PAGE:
I used to use UltraEdit on Windows, but when I was forced to move to Linux I switched to Sublime. I'm not entirely happy with Sublime, but it works just fine after I displayed some adaptability. I really did not like vim or emacs. I don't do much on servers, so I haven't needed anything more than nano in those contexts.
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Re: One IDE to rule them all....

Postby ackmondual » Wed Sep 21, 2016 8:31 pm

There's a whole list of them here.....
http://stackoverflow.com/questions/1047 ... -in-python

I myself have only ever used IDLE 2.x, IDLE 3.x, and Atom. All 3 for Windows, but last one also on Linux.
IDLE isn't a bad start. It has some of the more useful stuff... especially compared to plain ol' Notepad... bracket matching, smart indent, colored fonts.

IDLE 2.x has an annoying memory leak where if you repeatedly run a program without closing out processes via Windows Task Manager, you'll run out of RAM.
I regret not doing that one project in Python 3.x, but we're stuck with it for now.

IDLE 3.x addresses that memory leak, but you can't have it run Python 2.x code... only 3.x

Both IDLE's have the auto-completion thing where you type in a keyword or known function and it makes suggestions, which is nice.

Atom on Linux was a joy to use. One thing here that wasn't available on IDLE was it keeps track of the variables used and offers that as part of the auto-complete. For example, if you have a variable called num_elves, you can type in the 1st two letters and this will be suggested. Quick, and makes keeping track of variables much easier. I've had errors because I "typo-ed" variable names.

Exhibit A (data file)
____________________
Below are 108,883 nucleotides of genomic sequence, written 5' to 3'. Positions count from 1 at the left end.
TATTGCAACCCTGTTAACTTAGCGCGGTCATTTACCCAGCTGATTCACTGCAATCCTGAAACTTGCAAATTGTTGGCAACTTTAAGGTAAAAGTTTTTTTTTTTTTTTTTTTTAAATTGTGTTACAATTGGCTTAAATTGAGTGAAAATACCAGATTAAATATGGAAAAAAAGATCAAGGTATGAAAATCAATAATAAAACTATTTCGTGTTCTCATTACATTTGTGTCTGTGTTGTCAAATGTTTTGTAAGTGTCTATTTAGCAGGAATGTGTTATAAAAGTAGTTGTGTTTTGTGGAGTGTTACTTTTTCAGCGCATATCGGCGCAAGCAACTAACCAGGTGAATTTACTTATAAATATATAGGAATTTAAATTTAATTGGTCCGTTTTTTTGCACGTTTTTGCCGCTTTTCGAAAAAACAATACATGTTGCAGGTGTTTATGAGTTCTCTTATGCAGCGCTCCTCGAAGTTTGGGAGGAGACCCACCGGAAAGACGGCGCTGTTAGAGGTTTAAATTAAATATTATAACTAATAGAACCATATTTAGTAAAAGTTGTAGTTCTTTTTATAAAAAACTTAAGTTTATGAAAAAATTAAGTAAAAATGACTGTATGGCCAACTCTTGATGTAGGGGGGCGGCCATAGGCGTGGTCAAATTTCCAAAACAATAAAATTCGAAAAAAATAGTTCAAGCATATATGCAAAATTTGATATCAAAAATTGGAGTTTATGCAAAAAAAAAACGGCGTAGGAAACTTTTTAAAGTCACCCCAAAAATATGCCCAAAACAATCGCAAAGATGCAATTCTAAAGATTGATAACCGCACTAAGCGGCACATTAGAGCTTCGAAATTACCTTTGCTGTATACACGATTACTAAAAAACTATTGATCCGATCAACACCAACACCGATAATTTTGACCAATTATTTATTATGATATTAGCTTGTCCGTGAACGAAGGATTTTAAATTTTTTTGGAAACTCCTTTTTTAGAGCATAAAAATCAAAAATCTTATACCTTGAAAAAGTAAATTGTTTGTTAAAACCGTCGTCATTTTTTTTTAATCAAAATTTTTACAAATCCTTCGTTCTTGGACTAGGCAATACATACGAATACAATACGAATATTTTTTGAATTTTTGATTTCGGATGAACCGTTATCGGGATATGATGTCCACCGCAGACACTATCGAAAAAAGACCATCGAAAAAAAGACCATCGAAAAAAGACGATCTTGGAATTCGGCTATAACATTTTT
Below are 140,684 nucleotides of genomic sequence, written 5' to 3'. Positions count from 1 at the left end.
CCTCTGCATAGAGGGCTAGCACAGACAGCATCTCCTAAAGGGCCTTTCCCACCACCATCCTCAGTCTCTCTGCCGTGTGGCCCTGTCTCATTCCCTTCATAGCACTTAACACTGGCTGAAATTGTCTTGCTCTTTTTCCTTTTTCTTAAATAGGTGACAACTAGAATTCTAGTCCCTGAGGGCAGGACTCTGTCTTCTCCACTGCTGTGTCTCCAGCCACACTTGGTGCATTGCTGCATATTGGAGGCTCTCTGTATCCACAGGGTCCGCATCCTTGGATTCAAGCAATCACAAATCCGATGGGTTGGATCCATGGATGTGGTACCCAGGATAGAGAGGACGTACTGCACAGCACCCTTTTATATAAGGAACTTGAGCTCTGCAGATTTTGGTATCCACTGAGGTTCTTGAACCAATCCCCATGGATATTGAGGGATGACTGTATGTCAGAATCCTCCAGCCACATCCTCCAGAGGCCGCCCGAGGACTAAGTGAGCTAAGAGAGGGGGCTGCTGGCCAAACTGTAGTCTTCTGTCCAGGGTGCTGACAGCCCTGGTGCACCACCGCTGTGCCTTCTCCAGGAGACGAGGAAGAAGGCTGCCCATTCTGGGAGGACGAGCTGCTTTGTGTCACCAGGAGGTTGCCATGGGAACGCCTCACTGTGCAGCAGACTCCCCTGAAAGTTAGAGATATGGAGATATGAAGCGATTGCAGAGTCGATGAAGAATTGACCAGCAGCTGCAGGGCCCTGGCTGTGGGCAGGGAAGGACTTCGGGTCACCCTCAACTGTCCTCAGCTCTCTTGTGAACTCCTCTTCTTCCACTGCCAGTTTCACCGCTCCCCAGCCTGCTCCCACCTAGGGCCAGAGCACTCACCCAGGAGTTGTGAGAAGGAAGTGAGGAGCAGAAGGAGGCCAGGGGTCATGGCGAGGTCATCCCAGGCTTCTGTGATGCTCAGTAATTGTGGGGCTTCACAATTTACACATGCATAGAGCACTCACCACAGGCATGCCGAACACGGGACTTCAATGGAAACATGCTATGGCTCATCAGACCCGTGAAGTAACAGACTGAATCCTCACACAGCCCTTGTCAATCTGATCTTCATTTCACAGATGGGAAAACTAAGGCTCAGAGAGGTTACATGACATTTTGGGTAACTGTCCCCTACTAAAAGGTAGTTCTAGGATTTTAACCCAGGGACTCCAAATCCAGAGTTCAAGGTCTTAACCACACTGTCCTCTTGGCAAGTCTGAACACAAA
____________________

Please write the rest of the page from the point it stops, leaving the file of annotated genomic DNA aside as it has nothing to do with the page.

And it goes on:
When I delve into more complex stuff, I may want to look into an option with code folding and templates.


BTW, does anybody have definitions for what some of those features are?

Atom on Windows has the annoying thing with using DOS for the command line (I prefer Linux), so as a serious long term solution, I'll need to look into alternatives for command line (IIRC there was something that lets you use Unix command lines in Windows)



As somebody who has his sights on getting the Red Hat certification, I'll have to know at least a minimal amount of vim. Even though it's still more than I'd prefer to delve into, I'd rather not go beyond that
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Re: One IDE to rule them all....

Postby sparkz_alot » Wed Sep 21, 2016 8:39 pm

There are many IDE's because there are so many tastes. Many IDE's charge a cost for the software, such as PyCharm and Sublime


Don't know about Sublime, but PyCharm has a free community edition :D :D :D
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Re: One IDE to rule them all....

Postby metulburr » Thu Sep 22, 2016 12:13 am

Last i used it, Sublime had a free version. It just would have a popup every Nth save file asking you to buy it. (I modified this to stop, but i wont go there)
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Re: One IDE to rule them all....

Postby wavic » Thu Sep 22, 2016 6:09 am

ackmondual wrote:
.........

BTW, does anybody have definitions for what some of those features are?

Atom on Windows has the annoying thing with using DOS for the command line (I prefer Linux), so as a serious long term solution, I'll need to look into alternatives for command line (IIRC there was something that lets you use Unix command lines in Windows)